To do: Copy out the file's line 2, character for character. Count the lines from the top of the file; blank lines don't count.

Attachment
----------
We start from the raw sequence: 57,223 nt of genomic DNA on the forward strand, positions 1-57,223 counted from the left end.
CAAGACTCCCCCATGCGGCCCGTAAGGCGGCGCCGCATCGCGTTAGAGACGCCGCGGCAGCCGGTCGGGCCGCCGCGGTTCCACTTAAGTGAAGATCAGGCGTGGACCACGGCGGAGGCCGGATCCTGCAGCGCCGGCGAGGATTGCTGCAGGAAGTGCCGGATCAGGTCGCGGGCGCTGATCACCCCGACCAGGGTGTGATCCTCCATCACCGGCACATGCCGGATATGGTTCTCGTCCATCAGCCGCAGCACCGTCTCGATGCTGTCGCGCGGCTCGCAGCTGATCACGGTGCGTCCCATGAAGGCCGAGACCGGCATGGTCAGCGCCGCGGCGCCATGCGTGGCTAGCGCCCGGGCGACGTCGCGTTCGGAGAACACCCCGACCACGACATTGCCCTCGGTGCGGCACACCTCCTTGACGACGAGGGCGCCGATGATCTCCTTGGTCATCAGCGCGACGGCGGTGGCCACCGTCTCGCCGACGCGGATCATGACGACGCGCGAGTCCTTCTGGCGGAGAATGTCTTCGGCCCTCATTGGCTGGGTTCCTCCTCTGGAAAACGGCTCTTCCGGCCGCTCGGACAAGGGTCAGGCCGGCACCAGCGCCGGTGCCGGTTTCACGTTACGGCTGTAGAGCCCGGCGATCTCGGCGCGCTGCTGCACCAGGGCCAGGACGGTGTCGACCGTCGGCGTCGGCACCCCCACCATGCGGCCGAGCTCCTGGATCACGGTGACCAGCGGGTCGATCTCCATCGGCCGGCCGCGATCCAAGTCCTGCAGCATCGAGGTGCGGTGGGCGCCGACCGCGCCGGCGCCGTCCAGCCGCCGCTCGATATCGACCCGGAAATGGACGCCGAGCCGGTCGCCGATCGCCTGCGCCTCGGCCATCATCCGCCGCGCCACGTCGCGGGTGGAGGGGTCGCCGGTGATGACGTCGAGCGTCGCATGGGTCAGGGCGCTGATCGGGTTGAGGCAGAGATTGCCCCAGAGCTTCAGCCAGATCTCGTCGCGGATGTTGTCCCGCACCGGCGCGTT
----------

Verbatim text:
CAAGACTCCCCCATGCGGCCCGTAAGGCGGCGCCGCATCGCGTTAGAGACGCCGCGGCAGCCGGTCGGGCCGCCGCGGTTCCACTTAAGTGAAGATCAGGCGTGGACCACGGCGGAGGCCGGATCCTGCAGCGCCGGCGAGGATTGCTGCAGGAAGTGCCGGATCAGGTCGCGGGCGCTGATCACCCCGACCAGGGTGTGATCCTCCATCACCGGCACATGCCGGATATGGTTCTCGTCCATCAGCCGCAGCACCGTCTCGATGCTGTCGCGCGGCTCGCAGCTGATCACGGTGCGTCCCATGAAGGCCGAGACCGGCATGGTCAGCGCCGCGGCGCCATGCGTGGCTAGCGCCCGGGCGACGTCGCGTTCGGAGAACACCCCGACCACGACATTGCCCTCGGTGCGGCACACCTCCTTGACGACGAGGGCGCCGATGATCTCCTTGGTCATCAGCGCGACGGCGGTGGCCACCGTCTCGCCGACGCGGATCATGACGACGCGCGAGTCCTTCTGGCGGAGAATGTCTTCGGCCCTCATTGGCTGGGTTCCTCCTCTGGAAAACGGCTCTTCCGGCCGCTCGGACAAGGGTCAGGCCGGCACCAGCGCCGGTGCCGGTTTCACGTTACGGCTGTAGAGCCCGGCGATCTCGGCGCGCTGCTGCACCAGGGCCAGGACGGTGTCGACCGTCGGCGTCGGCACCCCCACCATGCGGCCGAGCTCCTGGATCACGGTGACCAGCGGGTCGATCTCCATCGGCCGGCCGCGATCCAAGTCCTGCAGCATCGAGGTGCGGTGGGCGCCGACCGCGCCGGCGCCGTCCAGCCGCCGCTCGATATCGACCCGGAAATGGACGCCGAGCCGGTCGCCGATCGCCTGCGCCTCGGCCATCATCCGCCGCGCCACGTCGCGGGTGGAGGGGTCGCCGGTGATGACGTCGAGCGTCGCATGGGTCAGGGCGCTGATCGGGTTGAGGCAGAGATTGCCCCAGAGCTTCAGCCAGATCTCGTCGCGGATGTTGTCCCGCACCGGCGCGTT